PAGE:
Australia’s government plans to schedule another 20 repatriation flights to bring stranded Australians home.
Travellers will be taken to the Howard Springs facility in the Northern Territory, as well as to locations in Canberra and Tasmania.
Birmingham said the extra repatriation flights were “over and above” the existing caps on returning international travellers.
He added: “[This] will create additional places for Australians to get home over and above those caps by transporting people … [into] locations that are willing to work above those caps on a case-by-case basis.
“We’ll work closely with authorities in those jurisdictions to make sure that it is all done with the strictest procedures and protocols to keep people safe.”
A week earlier, National Cabinet slashed the cap on international passengers.
Caps in New South Wales, Queensland and Western Australia were temporarily halved to help states manage the flow of travellers potentially exposed to the UK strain of Covid-19 spreading globally.
National Cabinet also imposed new in-flight and in-airport measures on passengers and aircrews.
The government’s decision to schedule new repatriation flights comes after major airline Emirates abruptly suspended flights to and from Melbourne, Sydney and Brisbane indefinitely.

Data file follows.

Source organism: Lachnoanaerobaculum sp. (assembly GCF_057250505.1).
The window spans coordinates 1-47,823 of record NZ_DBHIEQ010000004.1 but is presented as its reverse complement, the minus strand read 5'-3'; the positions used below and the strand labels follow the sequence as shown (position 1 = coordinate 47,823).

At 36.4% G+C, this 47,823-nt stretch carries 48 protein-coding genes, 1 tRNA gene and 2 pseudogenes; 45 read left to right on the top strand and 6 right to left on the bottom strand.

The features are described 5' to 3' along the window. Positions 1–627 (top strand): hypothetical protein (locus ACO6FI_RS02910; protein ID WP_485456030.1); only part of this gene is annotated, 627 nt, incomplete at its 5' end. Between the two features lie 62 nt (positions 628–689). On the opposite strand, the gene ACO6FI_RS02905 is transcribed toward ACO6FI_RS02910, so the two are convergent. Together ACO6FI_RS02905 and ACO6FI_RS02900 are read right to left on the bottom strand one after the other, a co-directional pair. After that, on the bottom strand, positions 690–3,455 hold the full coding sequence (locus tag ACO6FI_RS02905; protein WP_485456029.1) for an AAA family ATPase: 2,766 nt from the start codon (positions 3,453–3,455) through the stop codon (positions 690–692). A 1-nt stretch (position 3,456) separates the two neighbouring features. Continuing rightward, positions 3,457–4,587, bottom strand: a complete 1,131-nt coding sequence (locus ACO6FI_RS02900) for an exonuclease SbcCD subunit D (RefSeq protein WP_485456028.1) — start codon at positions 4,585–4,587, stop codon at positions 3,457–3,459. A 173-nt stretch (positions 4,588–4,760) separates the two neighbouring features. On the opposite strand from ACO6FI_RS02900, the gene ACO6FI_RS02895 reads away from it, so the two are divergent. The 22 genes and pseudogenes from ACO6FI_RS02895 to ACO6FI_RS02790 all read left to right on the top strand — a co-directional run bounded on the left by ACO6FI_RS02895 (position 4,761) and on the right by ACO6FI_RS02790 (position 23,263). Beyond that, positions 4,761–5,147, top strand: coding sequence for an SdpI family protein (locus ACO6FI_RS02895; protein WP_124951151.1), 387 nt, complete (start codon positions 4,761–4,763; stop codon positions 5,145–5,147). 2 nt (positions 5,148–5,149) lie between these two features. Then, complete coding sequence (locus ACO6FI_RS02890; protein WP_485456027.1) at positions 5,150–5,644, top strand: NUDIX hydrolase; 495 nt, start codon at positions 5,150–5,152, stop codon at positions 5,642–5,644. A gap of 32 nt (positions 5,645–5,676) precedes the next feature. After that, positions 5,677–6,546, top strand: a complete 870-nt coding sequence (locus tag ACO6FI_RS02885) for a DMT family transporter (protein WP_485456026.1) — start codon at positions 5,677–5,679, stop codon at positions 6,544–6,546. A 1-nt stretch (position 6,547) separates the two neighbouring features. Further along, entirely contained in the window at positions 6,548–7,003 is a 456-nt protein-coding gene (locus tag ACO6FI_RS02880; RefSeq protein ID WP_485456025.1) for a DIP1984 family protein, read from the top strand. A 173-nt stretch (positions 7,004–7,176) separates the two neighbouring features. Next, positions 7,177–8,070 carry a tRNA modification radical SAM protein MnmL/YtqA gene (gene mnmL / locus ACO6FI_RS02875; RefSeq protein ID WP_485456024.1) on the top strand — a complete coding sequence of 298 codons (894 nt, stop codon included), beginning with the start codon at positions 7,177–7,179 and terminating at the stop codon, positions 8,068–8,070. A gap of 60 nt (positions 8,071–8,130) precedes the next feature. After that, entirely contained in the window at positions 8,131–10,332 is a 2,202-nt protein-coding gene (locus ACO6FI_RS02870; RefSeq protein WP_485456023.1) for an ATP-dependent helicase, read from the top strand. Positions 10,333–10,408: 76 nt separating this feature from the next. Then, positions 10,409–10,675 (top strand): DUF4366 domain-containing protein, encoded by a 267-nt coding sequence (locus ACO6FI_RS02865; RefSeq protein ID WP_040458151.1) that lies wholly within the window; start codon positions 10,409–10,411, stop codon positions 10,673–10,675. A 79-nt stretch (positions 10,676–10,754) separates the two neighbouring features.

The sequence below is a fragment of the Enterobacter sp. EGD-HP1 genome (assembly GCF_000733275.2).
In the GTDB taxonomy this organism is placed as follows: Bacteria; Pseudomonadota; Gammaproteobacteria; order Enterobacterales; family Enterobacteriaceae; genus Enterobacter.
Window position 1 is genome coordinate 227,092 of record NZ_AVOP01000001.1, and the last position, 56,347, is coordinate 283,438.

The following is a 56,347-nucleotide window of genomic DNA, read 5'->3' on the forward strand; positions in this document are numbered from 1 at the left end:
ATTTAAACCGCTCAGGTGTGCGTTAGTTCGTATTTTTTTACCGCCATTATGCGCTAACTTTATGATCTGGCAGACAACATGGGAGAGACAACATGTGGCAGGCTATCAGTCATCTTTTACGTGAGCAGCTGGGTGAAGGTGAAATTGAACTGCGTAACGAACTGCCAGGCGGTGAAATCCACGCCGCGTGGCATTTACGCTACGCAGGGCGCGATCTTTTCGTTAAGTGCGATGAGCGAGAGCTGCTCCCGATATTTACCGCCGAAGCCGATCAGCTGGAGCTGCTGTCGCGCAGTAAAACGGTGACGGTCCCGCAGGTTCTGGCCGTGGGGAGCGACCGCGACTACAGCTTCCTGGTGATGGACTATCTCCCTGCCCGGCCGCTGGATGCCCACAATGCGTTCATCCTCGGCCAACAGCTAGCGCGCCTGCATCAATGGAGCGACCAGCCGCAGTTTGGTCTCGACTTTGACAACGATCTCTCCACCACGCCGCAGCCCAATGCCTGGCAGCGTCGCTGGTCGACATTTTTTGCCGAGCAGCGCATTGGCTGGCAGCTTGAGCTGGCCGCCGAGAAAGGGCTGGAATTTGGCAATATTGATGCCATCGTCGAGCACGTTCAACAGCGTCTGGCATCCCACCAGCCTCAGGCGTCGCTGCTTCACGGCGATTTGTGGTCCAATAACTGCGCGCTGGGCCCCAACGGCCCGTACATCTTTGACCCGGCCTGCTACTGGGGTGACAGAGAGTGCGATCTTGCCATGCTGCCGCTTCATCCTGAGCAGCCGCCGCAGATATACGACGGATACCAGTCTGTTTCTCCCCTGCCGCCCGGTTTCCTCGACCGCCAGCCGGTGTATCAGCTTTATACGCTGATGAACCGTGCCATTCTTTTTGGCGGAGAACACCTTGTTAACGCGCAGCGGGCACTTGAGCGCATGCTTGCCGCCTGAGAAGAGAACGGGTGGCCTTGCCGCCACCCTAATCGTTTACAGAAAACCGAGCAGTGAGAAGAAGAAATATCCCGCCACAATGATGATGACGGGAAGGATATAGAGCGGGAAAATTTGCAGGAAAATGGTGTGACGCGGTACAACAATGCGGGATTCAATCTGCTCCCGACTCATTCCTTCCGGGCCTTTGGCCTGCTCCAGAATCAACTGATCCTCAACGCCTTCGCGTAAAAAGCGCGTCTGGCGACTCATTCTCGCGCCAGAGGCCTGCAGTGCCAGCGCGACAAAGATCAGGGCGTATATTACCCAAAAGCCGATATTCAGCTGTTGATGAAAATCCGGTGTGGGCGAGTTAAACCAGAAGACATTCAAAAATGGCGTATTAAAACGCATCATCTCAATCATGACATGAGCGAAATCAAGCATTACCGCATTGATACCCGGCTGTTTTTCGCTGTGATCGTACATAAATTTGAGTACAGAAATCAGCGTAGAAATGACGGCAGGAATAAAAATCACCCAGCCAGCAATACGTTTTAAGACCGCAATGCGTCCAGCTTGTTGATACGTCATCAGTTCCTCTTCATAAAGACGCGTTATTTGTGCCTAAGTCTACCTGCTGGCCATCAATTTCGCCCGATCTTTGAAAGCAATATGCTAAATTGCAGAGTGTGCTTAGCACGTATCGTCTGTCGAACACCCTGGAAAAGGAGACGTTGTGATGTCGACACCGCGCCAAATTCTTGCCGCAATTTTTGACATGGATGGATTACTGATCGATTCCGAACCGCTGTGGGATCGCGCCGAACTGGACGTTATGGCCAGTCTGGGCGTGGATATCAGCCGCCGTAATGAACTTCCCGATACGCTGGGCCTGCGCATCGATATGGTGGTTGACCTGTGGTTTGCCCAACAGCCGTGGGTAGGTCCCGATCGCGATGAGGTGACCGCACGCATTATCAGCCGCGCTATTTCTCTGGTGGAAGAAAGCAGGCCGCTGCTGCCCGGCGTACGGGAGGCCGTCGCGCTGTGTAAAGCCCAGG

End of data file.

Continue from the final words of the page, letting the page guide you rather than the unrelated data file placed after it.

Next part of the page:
Labor said the “devastating” decision by Emirates to halt most flights to Australia was a consequence of the Federal Government’s failure to take over responsibility for quarantining returned travellers.
Opposition foreign affairs spokeswoman Penny Wong said it demonstrated the need for the Federal Government to establish a national quarantine programme to bring more Australians home.
“We wouldn’t be in this mess if Scott Morrison had done what is his responsibility, that is to deliver a safe national quarantine system, but he didn’t, he handballed it to the states and now Australians are paying the price,” Wong said.
“Today’s announcement by Emirates that it is cancelling flights into Australia is devastating news for so many Australians.
“We have nearly 40,000 Australians stranded overseas who have asked their country for help, who have asked their government for help and now they face an even more uncertain future as more and more flights dry up.”
The government will reallocate spaces left by Emirates’ sudden decision to other airlines operating in the region.
Birmingham said: “We want to see the cap utilised across the states and territories and our additional flights are going to create additional places over and above that cap.”